Sunday, July 11, 2010

The Trick Of The Elbow

Time has a funny way of doubling back on itself. A million years ago - or so it seems - my parents owned a "summer vacation" home. We spent our summers when I was a child at Harvey's Lake in Pennsylvania. We had a home on the lake, a dock and a boat. All these years later it remains one of life's great mysteries to me how my parents - especially during all of the years that Mom's primary job was raising their seemingly endless supply of children - afforded a "vacation" home - not to mention all of the neat stuff that came with it.

Neat stuff included of course the motor boat behind which I spent hours as a child learning how to water ski. It was a pretty good gig as a kid - spending summer days swimming in a crystal-clear lake and skiing on its surface,which during the week when the tourists (I do not think they were called Bennies) were not there was often glass-like.

I am the tailgunner in a squadron of six Kenny siblings. My older brother Kelly is eight years or so older than am I. When I was a kid he was the one who taught me how to water ski, which seemed appropriate as he had been the one who had also taught me how to snow ski. Kelly was an absolute freak of nature as a kid - blessed with both the best hand-eye coordination and balance of anyone I have ever known. He was a supremely confident skier, whether on water's liquid version or its more frozen cousin, and he brought that confidence to the way in which he taught me how to do both. He was a tough teacher. I still recall learning how to "skate" on my snow skis as a drill for developing leg strength and being taught to do so while pointed up the mountain on one of the beginner trails at Big Boulder desperately trying to remain ahead - for as long as I could - of the car on the chair lift that Kel designated as the one I had to "beat". At the beginning I thought he was trying to torture me but as my leg strength continued to grow at a rate that amazed me, I recognized the genius in what he was doing.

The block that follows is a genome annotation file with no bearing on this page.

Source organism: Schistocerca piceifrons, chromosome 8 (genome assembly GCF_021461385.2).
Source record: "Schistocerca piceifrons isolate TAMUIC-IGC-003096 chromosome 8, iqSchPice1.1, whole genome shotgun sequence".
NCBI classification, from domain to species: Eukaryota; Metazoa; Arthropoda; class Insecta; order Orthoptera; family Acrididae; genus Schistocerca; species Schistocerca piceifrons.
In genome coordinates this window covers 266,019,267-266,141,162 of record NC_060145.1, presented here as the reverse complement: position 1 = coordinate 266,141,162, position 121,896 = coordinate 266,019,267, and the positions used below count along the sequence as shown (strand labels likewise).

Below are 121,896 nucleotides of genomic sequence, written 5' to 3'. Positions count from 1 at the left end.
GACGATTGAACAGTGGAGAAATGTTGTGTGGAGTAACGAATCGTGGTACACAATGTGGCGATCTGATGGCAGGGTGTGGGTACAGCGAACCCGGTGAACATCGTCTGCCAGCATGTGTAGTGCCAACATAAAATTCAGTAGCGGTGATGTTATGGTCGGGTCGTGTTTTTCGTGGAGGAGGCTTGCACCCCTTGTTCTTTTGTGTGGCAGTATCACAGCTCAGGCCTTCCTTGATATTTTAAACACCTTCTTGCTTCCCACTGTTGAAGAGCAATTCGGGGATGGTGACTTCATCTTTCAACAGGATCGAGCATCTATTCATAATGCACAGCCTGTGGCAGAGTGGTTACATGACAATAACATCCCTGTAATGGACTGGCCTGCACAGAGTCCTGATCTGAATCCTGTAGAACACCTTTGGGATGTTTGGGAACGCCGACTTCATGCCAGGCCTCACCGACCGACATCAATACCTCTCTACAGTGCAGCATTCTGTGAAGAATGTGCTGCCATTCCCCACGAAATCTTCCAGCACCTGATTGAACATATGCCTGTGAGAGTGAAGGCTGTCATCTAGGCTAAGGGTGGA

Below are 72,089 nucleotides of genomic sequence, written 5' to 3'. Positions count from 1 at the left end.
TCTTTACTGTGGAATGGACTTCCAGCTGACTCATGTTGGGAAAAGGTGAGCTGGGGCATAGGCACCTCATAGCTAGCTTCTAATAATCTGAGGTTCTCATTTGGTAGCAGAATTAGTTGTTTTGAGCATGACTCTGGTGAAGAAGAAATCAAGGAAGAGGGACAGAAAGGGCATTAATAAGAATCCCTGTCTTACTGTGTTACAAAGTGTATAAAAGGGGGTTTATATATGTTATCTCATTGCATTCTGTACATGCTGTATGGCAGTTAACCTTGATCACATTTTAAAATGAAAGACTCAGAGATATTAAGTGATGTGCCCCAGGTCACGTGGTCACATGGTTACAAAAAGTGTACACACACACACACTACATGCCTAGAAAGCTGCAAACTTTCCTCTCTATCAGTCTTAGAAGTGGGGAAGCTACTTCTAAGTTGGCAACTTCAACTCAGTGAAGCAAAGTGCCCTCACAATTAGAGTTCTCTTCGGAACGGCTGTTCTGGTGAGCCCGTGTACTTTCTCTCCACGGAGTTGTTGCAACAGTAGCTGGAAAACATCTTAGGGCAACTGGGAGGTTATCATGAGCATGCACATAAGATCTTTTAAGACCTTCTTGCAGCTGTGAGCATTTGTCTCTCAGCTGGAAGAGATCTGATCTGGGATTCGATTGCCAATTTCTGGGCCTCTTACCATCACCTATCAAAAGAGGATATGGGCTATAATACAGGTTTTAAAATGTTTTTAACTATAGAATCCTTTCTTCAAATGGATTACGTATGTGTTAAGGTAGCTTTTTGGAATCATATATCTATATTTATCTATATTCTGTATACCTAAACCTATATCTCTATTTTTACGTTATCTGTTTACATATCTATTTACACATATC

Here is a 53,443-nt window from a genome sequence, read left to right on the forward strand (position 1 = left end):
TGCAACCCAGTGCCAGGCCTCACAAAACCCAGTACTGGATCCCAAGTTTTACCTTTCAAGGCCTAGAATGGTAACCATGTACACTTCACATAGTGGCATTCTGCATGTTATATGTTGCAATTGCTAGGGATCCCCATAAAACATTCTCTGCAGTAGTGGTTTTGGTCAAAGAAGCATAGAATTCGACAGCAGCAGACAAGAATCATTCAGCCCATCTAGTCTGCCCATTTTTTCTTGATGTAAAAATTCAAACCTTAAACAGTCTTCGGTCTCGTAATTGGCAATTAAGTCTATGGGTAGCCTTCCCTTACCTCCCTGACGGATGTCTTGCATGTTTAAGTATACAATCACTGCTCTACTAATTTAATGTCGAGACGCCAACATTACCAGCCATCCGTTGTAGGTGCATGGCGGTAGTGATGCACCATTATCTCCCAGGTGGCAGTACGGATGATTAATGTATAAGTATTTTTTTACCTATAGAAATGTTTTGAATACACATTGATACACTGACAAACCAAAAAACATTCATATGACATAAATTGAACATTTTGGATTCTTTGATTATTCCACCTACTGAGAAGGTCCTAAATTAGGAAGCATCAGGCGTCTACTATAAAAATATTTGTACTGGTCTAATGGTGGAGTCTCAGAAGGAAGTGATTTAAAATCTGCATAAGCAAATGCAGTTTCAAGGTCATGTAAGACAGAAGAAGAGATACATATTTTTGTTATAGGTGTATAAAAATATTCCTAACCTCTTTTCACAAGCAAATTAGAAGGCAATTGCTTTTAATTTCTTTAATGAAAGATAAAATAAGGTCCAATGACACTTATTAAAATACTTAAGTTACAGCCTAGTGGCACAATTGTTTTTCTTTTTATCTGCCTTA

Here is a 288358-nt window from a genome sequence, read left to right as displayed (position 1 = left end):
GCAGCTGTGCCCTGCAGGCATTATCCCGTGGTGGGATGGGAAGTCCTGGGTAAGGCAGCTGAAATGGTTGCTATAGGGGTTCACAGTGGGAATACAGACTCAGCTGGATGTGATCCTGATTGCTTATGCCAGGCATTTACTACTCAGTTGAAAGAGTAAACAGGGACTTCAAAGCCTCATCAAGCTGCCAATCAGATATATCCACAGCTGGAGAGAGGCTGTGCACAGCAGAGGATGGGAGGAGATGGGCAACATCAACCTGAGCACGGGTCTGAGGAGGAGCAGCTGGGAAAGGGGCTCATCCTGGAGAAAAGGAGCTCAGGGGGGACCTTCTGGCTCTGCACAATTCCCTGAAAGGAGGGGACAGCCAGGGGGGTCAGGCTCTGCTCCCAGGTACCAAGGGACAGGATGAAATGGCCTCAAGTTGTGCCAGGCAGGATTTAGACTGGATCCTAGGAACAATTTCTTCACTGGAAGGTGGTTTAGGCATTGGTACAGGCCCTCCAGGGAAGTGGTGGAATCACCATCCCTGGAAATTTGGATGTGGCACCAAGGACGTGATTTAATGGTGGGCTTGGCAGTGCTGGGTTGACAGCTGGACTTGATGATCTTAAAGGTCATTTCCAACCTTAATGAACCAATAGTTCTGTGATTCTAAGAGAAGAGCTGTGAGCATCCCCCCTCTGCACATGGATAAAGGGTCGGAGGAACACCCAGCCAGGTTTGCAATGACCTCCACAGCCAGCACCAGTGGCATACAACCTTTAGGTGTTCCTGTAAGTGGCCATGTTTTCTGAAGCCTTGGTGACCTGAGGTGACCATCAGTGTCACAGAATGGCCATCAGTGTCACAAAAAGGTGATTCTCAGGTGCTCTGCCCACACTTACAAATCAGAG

He is the one who not only taught me how to water ski but who also decreed, when I was about 10 or 11 that I was no longer going to ski on two skis. He taught me how to slalom. It bears pointing out at this juncture that on a lake full of folks who could really water ski, Kelly in my opinion had no equal. From the time he had dedicated himself to learning to ski on one ski, he had relentlessly and tirelessly honed that skill until he was an absolute joy to watch in action behind Dad's boat. I remember as if it was yesterday the day he purchased what was, at that time, the single coolest thing he owned: an O'Brien Team USA slalom ski with a concave keel and with a fin that had holes drilled into it (five I think) that allowed the skier to create a rooster tail. As a kid it was among the coolest things I had ever seen.

Once armed with the appropriate weapon to leap headlong into the battle of 'Best of the Lake', Kelly quickly reduced the other competitors to also-ran status. When I was not skiing I spent as much time as I could in the spotter position in the boat just to have a bird's eye view of him in action. I think I probably morphed into the role of designated spotter for him because I understood that from the time the boat pulling a skier moves from neutral to full throttle forward, it takes anywhere from five to ten seconds for the slalom skier to get completely free of the water and in the upright position. It is important as the spotter to not blow the call - to not presume that your skier is down simply because he is not yet completely up and when the skier in question is skiing on a ski with a fin designed to throw off its own spray of water, it can be hard to keep an eye on him during that critical beginning of the trip. I knew that Kel would never fall during his rise out of the water so I always erred on the side of giving him more time than I might another skier to fully clear the water. Not once did I make the wrong call.